It’s been more than 30 years since a Vineyard resident represented the Island at the State House. This year, four Vineyard candidates are looking to end that drought.

Daniel Larkosh of Vineyard Haven, Tim Lasker of Chilmark and Roger Wey of Oak Bluffs have announced plans to run in the Democratic primary this September. Jacob Ferreira of Vineyard Haven is running as an unenrolled candidate, which guarantees him a place in the general election.

They join four other candidates from the district, which also covers Gosnold, Nantucket and parts of Falmouth.

The opening has been created by Eric Turkington who, after 20 years as the state representative for the district, will not seek re-election this fall. This year’s contest has attracted more candidates than in any race during Mr. Turkington’s combined tenure.

Democratic candidates on the Island kicked off campaigns this month, with two staging fundraisers last week.

Mr. Lasker hosted a rock concert last Thursday at the Outerland nightclub in Edgartown, titled Statehouse Rock. Those under 25 years of age were given a discount at the door and there was a bill of young Island musicians, including English singer Mara Carlyle, who gave a patriotic rendition of Amazing Grace.

Roger Wey meanwhile drew a more mature crowd on Saturday to an event at the Oyster Bar Grill in Oak Bluffs, attended by several Vineyard political players, including community activist and author Vera Shorter and fellow Oak Bluffs selectman Ron DiOrio. As a measure of the organization of Mr. Wey’s campaign, bumper stickers already had been printed and were handed out at the event.

Mr. Larkosh is yet to organize an event but claims to have started his campaign on June 16 with a round of soliciting private donations.

All five candidates will speak Sunday at the Oak Bluffs elementary school at an event organized by the Martha’s Vineyard Democratic Council.

Among the likely talking points is the controversial Cape Wind project, planned in federal waters between the Vineyard and Cape Cod, regardless of whether a state representative holds much sway over such an issue.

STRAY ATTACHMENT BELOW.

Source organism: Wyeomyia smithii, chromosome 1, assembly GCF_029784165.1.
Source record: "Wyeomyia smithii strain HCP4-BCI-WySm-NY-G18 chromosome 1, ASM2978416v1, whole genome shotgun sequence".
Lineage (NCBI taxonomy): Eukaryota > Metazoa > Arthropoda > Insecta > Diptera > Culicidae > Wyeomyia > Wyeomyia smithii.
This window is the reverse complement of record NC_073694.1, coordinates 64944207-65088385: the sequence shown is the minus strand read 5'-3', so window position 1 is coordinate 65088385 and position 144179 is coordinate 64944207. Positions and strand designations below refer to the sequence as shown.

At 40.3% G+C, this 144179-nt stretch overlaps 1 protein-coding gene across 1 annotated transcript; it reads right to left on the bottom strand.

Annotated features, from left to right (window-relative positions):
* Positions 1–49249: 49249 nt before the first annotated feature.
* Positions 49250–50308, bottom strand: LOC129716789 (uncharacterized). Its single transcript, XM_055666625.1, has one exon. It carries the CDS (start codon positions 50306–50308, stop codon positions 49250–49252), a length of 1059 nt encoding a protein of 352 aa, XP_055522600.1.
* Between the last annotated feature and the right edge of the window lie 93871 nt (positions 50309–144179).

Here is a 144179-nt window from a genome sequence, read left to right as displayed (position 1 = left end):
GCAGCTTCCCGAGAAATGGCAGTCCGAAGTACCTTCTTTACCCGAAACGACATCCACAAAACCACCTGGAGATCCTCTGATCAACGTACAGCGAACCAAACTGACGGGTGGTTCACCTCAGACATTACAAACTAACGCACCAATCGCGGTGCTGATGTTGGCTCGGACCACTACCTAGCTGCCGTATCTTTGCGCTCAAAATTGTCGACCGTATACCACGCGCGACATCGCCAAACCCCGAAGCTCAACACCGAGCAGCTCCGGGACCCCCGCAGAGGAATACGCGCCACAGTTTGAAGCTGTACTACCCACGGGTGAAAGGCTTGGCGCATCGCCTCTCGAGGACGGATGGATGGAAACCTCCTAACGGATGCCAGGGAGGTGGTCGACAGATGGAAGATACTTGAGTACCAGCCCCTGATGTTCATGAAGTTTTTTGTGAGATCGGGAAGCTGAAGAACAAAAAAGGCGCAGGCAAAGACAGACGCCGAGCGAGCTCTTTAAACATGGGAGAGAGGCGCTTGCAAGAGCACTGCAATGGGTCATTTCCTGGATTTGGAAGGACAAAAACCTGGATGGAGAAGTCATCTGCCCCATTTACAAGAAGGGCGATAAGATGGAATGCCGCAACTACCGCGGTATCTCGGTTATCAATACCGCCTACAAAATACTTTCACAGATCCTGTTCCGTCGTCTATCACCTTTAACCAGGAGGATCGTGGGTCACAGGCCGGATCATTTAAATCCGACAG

“It’s the same as whether can a state representative help bring down the prices at the fuel pump,” said Rufus Peebles, chairman on the Democratic committee, who spoke at Mr. Lasker’s event last week. “The answer is no. It’s beyond the scope of the legislature, and not part of the job description. But it’s a question everyone will ask.”

Mr. Peebles argued that Sunday’s event was a good opportunity to find out more about the appointment and the election process.

“Here’s a chance to get in early on the process and maybe pick a candidate,” Mr. Peebles said. “One of the things that could happen Sunday is [people might ask], ‘All right, how can you help us with money from the state for schools?’ Our state representative and senator have lobbied for us on this.

“There’s a perception off Island of the Vineyard as mega-mansions. Our reps need to say, ‘Wait a minute, there is an enormous variety of economic conditions on the Island, with many below the poverty line.’ It needs all the money they can get from the state budget, particularly for education and health care. Also, what’s the quality of this person, are they smart will they be attentive and so on.”

A supreme court ruling on one-person, one-vote in 1977 meant that the Vineyard was clumped together as one district with Nantucket, Gosnold and parts of Falmouth. The Island previously had its own representative at the State House. But since the change the district seat always has gone to a resident of Falmouth, where voter turnout is much higher, despite the fact that the Vineyard, Gosnold and Nantucket make up more than half of the district. “A big factor is the quality of the representation we got from Eric,” Mr. Peebles said of Mr. Turkington, who is from Falmouth. “He was incredibly available by phone and mail, so it was never an issue.”

The only recent Vineyard challenger, Jim Powell, ran as a Republican, but lost in an overwhelmingly Democratic district.

Mr. Lasker, an electronic media and energy technology consultant, is on the Chilmark planning board and the affordable housing committee. He helped revise the Chilmark master plan and co-chaired the Vineyard committee to elect Deval Patrick.

Mr. Wey is now serving his 21st year as Oak Bluffs selectman and has spent eight years as Dukes County commissioner. He has also served on the Martha’s Vineyard Commission, the Dukes County Retirement Board, the Dukes County Charter Study Commission and the Oak Bluffs board of appeals.

Mr. Larkosh ran, unsuccessfully, against Joseph E. Sollitto Jr. for clerk of courts in 2006. He was the attorney for an ultimately successful campaign to prevent a $100 million state grant to fund a San Francisco 49ers football stadium. Mr. Larkosh, who grew up in Oak Bluffs, also ran for mayor of San Francisco.